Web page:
The Paston Letters.
by James Gairdner.
THE PASTON LETTERS
WILLIAM PASTON TO JOHN PASTON[1.1]
_To my rith wurchipfull brodir, Jon Paston, be this delyveryd._
[Sidenote: 1454 / SEPT. 6]
Ryth wurchyfull brodyr, I recomande me to zow, desiryng to her of zowr willefar. Byllyng[1.2] the serjant hathe byn in his contre, and he come to Lundon this weke; he sent for me and ast me how I fared; I tolde hym her is pestelens, and sayd I fard the better he was in good hele, for it was noysyd that he was ded. A toke me to him and ast how my suster dede, and I answeryd wyll, never better. He seyd he was with the Lord Gray,[1.3] and they talkyd of j. jantilman qweche is ward to my Lord--I remember he sayd it was Harry Gray that thei talkyd of; and my Lord sayd, 'I was besy with jn this fewe days to a maryd hym to a jantyllwoman jn Norfolke that schall have iiij. C. marc to hyr mariage, and now a wyll not be me, for iiij. C. marc wulde do me hese; and now he wulde have his mariage mony hymself, and therefore (quoth he) he schall mary hym self for me.'
This wurds had my Lorde to Byllyng, as he tollde me, he understod that my Lord laboryd for his owne a vayle, and consaylyd to byd her be wyse; and I thankeyd hym for hys good consayll.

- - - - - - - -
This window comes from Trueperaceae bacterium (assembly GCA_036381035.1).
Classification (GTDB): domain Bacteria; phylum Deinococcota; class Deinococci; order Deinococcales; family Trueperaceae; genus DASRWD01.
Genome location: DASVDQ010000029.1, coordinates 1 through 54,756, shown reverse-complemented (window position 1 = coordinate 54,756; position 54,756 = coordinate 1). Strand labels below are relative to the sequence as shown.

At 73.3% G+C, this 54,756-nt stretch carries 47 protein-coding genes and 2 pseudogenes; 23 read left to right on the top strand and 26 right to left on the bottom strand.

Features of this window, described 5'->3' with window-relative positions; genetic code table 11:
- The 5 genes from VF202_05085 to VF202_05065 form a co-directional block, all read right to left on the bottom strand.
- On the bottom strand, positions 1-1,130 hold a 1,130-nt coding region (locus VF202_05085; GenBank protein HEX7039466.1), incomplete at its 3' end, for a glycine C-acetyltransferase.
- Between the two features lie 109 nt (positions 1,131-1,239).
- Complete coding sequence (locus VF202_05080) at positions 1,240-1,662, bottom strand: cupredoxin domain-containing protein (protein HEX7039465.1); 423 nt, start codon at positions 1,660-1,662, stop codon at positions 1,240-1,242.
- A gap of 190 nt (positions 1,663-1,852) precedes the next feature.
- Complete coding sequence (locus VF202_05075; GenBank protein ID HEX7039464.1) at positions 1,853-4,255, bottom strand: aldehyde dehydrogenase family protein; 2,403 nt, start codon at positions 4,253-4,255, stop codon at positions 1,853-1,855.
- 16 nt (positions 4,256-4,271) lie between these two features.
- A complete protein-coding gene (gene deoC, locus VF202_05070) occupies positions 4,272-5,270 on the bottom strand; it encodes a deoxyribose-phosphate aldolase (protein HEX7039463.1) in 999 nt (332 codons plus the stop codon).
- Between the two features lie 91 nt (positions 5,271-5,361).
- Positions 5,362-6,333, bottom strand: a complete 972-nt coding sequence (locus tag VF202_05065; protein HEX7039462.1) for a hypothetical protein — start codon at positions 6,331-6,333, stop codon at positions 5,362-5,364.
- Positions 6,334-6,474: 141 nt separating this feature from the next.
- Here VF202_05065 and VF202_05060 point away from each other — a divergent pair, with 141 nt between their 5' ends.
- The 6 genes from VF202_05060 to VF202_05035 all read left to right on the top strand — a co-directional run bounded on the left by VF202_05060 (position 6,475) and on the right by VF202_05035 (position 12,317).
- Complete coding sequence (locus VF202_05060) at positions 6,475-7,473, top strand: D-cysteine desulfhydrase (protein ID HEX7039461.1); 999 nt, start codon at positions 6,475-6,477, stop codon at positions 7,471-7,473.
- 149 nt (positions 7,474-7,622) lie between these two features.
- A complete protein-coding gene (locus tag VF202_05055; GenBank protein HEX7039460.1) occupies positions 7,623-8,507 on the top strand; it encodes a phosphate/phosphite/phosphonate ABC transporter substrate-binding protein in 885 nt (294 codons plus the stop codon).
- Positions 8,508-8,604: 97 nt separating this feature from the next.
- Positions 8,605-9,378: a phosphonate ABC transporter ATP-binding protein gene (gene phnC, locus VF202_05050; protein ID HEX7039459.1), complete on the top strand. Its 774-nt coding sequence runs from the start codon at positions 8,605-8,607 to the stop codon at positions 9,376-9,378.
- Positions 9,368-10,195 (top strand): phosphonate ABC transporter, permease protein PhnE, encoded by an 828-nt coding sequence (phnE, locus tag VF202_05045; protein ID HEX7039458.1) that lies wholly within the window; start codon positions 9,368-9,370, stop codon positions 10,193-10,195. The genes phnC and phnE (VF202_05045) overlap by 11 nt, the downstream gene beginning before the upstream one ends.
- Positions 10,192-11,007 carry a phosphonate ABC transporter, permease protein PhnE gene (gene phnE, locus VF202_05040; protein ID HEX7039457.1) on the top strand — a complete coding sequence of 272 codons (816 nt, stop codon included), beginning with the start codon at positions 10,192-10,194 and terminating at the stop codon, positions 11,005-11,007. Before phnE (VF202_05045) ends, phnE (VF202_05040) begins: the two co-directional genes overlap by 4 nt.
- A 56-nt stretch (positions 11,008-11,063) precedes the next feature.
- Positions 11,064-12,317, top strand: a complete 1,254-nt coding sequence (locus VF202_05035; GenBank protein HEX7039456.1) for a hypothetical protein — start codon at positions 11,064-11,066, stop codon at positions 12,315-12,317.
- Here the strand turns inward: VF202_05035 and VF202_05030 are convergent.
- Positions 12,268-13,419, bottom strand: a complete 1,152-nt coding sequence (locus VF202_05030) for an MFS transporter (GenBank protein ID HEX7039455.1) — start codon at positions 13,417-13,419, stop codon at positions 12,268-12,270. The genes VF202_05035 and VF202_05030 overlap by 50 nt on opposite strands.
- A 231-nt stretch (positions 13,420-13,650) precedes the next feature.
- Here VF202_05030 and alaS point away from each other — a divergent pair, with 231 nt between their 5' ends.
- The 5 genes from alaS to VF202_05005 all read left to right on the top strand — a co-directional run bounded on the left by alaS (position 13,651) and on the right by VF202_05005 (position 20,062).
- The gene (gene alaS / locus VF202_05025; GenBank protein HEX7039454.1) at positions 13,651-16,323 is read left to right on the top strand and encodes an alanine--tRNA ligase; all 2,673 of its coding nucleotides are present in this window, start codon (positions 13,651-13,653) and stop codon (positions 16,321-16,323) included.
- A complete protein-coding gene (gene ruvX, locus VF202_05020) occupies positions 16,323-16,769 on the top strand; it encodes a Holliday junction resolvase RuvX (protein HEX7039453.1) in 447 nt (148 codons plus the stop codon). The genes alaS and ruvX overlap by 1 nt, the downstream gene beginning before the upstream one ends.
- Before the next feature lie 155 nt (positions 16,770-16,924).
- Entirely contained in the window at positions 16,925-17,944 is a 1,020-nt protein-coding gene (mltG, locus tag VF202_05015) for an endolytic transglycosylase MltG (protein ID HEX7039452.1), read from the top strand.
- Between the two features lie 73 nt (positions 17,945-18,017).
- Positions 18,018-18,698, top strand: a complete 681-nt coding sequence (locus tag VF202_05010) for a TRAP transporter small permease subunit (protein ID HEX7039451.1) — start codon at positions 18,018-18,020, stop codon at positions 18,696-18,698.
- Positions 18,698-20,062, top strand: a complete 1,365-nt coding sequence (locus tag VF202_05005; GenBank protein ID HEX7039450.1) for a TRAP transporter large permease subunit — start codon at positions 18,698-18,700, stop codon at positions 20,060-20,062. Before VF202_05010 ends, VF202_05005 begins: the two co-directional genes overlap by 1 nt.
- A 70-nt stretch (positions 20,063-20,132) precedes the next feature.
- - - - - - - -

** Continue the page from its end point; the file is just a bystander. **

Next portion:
I sent zow an answer of zowr letter of Sir Jon Fastolf comyng hom, as he told me hem self; neverthe lesse he bode longer than he sayd hymself he schull a do.
He tolde me he schulde make j. [_one_] ende be twix Skroop[2.1] and my suster wulle he is in Norfolke. Many wulde it schulde not prove, for thei say it is an onlykkely mariage.
In casse Cressener be talkyd of ony mor, he is countyd a jantyllmanly man and a wurshepfull. Ze knowe he is most wurchipfull better than I. At the reverens of Good, drawe to sume conclusyn; it is time.
My Lord Chanseler[2.2] come not her sone I come to Lundon, nether my Lord of Yorke.[2.3]
My Lord of Canterbury[2.4] hathe received hys crosse, and I was with hym in the kynggs chamber qwan he mad hys homage. I tolde Harry Wylton the demeanyng betwix the kyng and hym; it war to long to wrythe.
As for the prist that dede areste me, I can not understand that it is the pryste that ze mene.
Her is gret pestelens. I purpose to fle in to the contre. My Lord of Oxforthe is come azen fro the se, and he hath geth hym lytyll thank in this countre. Much more thyng I wulde wrythe to zow, but I lak lysore.
Harry Wylton sey the Kyng. My Lord of Ely[2.5] hathe do hys fewthe [_his fealty_]. God have zow in his blyssyd kepyng.
Wretyn at Lundon on the Fryday be for owr Ladys day, the Natyvite, in gret hast. I pray recomand me to my suster, and cosyn Cler.
Be yowr broder,
[Footnote 1.1: [From Fenn, iii. 220.] There is abundant evidence that the year in which this letter was written was 1454. The references to Lord Grey's offer of a husband for Elizabeth Paston, and to Sir John Fastolf's going into Norfolk, of which William Paston had before written by anticipation, though a little prematurely, in No. 254, are in themselves sufficient to fix the chronology; but the mention of fealty having been done by a new Archbishop of Canterbury and a new Bishop of Ely removes any possible doubt on the subject.]
[Footnote 1.2: Thomas Billing was made a serjeant in 1453, and about 1469 was appointed Chief Justice of the King's Bench.]